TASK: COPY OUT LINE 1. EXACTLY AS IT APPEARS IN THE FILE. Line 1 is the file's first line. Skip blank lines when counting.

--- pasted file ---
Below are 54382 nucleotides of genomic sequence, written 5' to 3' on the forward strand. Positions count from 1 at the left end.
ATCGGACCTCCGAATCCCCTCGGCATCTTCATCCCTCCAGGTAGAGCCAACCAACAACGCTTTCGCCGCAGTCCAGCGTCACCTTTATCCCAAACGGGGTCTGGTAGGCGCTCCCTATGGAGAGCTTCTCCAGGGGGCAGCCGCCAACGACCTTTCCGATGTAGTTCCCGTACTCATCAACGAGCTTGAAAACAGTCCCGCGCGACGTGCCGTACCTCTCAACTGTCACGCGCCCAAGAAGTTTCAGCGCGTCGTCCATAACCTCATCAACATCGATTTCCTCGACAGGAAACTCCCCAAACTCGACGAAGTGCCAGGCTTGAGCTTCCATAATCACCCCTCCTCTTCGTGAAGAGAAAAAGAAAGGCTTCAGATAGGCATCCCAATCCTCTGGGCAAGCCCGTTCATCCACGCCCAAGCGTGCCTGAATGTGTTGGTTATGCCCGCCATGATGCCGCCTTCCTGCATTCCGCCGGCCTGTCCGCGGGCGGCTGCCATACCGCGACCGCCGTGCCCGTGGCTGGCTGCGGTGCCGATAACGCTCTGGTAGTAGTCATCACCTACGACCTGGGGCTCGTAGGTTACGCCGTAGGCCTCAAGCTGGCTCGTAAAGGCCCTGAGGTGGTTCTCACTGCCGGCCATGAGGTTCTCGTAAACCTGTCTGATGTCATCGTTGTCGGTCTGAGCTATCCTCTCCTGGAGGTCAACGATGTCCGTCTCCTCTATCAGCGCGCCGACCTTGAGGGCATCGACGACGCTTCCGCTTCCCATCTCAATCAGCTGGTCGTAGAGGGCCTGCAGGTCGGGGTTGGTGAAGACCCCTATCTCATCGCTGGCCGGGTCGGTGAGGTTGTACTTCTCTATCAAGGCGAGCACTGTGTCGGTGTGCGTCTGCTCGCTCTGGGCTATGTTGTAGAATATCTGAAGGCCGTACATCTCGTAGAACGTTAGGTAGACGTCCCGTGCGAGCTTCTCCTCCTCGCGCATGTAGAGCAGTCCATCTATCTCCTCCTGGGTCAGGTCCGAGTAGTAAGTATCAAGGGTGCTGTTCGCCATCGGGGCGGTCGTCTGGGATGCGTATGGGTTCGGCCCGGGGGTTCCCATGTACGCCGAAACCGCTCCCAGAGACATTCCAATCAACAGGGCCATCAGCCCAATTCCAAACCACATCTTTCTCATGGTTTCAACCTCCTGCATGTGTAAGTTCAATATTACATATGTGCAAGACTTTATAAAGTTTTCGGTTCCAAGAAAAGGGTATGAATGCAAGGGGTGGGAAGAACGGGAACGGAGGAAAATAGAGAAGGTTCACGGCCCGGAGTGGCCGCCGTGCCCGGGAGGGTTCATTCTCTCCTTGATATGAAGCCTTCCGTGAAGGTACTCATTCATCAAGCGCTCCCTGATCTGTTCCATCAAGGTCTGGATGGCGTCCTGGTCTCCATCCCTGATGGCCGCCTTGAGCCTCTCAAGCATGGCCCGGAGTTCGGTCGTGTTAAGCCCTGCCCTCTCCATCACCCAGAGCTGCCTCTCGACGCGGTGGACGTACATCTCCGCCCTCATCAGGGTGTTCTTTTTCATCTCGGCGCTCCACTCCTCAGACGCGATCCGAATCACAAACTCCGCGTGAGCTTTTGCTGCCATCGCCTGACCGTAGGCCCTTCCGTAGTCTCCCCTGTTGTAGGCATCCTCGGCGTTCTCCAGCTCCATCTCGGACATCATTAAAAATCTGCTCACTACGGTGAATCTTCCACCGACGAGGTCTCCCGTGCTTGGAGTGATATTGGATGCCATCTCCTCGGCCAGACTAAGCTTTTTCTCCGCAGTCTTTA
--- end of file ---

Below are 54382 nucleotides of genomic sequence, written 5' to 3' on the forward strand. Positions count from 1 at the left end.